After seven years on the Fayette County Public Schools Board, Doug Barnett said he won’t seek re-election when his term ends this year. Psychologist Shambra Mulder is the first to announce she’ll run for his 2nd District seat in the Nov. 6 General Election.
“I have decided not to seek re-election to the Fayette County Board of Education in 2018,” Barnett said in a statement this week. “As my wife Jennifer and I watch our children grow and witness ourselves and our parents age, we have developed a greater appreciation for this time in our lives. Nothing excites me more as a parent than watching my oldest play golf for Bryan Station High School or watching my youngest play baseball at Southwest Lexington Pony.... I have reached the conclusion that I wanted to spend more time with my wife and with my two boys as they pursue their hopes and dreams. I also have professional interests at this time that I desire to pursue and perfect.”
Barnett, an attorney, has represented the 2nd District on the board since 2010. The 2nd district includes northern Fayette County.
Mulder, a licensed psychologist who has spoken at school board meetings on equity issues, said in a statement Thursday that she has spent her life fighting for “the children living in the most vulnerable communities.” In her practice, she said, she focuses on children and families that have experienced complex trauma in their lifetime.
Never miss a local story.
Mulder said she had been an advocate for closing achievement gaps, equity in school finance, and ensuring access to specialized programs offered by the Fayette County School district. She said she has worked as a school psychologist in the public schools as well as an assistant professor within a school of education responsible for preparing teachers.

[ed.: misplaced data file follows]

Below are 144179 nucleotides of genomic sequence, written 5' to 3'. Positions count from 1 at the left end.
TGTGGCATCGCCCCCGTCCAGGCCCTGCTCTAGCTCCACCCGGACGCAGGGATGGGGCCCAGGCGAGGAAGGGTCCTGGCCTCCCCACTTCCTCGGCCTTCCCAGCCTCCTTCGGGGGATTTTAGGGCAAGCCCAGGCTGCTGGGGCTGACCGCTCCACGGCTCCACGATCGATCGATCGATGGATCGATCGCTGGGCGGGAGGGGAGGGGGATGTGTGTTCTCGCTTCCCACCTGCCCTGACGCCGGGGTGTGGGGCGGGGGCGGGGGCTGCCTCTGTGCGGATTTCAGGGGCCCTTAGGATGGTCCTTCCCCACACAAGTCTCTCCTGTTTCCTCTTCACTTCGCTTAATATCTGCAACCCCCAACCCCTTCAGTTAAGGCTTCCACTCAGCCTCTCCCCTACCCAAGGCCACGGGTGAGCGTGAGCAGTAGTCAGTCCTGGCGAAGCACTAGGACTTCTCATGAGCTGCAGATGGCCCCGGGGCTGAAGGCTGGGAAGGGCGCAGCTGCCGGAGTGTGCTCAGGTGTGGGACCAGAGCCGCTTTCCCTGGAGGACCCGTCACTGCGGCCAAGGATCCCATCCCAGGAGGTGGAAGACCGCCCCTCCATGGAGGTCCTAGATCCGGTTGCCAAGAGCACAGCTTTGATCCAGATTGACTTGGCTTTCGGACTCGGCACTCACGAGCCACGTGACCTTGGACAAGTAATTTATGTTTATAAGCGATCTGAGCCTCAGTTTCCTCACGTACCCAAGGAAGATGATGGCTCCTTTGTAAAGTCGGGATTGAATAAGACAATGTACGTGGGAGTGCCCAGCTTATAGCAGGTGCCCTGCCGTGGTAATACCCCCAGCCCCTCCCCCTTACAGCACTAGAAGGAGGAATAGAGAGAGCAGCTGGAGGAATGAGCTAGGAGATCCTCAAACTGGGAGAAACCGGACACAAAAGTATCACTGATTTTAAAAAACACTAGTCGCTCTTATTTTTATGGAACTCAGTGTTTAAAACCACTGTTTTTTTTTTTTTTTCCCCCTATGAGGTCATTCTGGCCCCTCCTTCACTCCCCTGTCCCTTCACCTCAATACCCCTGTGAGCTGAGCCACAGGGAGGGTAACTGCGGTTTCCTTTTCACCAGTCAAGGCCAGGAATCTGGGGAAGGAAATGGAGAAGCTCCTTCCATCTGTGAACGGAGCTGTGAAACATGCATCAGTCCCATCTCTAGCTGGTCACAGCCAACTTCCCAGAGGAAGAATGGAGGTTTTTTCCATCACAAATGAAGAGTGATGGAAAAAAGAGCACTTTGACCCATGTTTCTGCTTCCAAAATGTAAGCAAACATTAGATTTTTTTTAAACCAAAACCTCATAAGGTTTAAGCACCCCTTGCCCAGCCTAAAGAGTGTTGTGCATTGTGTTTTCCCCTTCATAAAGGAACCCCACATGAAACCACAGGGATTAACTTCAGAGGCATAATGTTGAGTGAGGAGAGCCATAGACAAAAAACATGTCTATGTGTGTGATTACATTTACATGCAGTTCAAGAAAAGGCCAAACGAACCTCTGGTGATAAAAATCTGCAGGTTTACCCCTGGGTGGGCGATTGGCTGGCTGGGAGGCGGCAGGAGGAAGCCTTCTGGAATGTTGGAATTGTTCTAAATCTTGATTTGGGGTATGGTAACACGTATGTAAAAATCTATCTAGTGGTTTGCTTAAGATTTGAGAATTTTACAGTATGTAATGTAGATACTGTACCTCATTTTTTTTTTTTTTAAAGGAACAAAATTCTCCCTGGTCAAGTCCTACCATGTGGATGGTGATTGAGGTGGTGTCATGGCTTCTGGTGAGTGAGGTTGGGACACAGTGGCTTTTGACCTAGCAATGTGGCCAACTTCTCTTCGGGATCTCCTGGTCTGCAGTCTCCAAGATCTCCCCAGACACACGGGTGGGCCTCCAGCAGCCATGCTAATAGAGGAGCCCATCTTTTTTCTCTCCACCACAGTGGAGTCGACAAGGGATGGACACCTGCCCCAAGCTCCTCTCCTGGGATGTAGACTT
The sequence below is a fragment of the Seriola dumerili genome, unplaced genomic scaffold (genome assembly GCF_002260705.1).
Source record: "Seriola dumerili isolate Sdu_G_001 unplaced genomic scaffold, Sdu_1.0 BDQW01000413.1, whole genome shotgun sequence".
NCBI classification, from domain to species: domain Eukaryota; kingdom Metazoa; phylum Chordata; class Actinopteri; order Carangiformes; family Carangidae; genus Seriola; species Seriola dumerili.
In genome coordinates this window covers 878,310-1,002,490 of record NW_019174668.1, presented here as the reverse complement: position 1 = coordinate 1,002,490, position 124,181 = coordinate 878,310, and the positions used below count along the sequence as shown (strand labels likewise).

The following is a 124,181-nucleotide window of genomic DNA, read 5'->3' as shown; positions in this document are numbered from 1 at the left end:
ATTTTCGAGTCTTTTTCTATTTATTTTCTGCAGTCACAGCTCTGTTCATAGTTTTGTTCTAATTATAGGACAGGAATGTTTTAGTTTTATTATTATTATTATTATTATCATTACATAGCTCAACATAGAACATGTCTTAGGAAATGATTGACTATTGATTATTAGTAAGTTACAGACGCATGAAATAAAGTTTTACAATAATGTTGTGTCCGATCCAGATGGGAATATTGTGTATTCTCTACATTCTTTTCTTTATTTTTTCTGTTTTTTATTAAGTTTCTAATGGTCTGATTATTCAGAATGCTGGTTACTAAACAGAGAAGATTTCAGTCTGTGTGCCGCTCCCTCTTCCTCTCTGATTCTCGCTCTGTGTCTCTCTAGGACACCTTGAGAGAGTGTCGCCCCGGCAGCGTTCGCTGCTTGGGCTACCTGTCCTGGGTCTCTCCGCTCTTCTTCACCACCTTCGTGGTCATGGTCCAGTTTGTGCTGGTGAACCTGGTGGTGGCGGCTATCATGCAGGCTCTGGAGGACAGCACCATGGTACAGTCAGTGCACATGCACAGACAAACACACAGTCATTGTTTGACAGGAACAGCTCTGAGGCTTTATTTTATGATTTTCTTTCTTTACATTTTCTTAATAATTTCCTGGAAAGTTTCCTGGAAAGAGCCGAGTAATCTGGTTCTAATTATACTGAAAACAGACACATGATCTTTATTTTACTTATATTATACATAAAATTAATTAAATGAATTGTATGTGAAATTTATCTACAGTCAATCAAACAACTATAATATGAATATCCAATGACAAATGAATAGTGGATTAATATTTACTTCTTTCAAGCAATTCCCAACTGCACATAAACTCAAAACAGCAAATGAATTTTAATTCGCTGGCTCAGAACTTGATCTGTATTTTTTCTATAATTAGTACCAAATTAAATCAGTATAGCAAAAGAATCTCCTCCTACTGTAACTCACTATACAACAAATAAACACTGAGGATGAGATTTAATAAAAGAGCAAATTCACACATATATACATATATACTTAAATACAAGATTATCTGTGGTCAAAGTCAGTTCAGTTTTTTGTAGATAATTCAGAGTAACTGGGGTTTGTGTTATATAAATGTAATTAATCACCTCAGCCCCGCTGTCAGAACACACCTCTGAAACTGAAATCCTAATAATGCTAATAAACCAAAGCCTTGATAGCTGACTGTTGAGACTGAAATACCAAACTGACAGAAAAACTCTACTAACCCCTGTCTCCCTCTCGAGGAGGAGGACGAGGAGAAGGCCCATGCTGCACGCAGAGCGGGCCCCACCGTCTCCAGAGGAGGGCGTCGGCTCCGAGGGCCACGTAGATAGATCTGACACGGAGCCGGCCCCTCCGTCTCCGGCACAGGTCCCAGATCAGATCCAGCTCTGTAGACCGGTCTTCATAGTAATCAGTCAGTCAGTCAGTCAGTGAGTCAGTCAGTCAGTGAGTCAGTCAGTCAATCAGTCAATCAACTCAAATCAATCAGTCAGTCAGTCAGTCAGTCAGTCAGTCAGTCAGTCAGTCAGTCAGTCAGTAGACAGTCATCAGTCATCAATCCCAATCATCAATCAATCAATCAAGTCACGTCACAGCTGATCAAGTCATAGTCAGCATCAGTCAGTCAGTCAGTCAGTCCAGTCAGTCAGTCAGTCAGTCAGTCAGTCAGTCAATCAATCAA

“The children of Fayette County deserve a strong voice from an experienced educator who will put their interest first,” Mulder said in a statement. “If elected, I promise to fight relentlessly to improve all schools in Lexington. The time has come for there not to be so-called ‘bad schools’ and ‘good schools’ in the school district. I invite all residents in the second district to meet me and learn more about my ideas to better the school experience for all children.”
Stephanie Spires, who was appointed to the 4th district seat early last year after Amanda Ferguson’s resignation in 2016, is running for that seat in the November election. The Fourth District includes an area south of Main Street and east of South Broadway.
“I decided to run for this seat because I am passionate about children and believe that every child should have access to quality public education,” Spires, the former director of a Lexington children’s shelter, told the Herald-Leader this week.
The deadline for filing for the school board seats is Aug. 14.
Board members’ four-year terms expire this year only in the second and fourth district. The terms of board members Melissa Bacon, Ray Daniels and Daryl Love all expire at the end of 2020.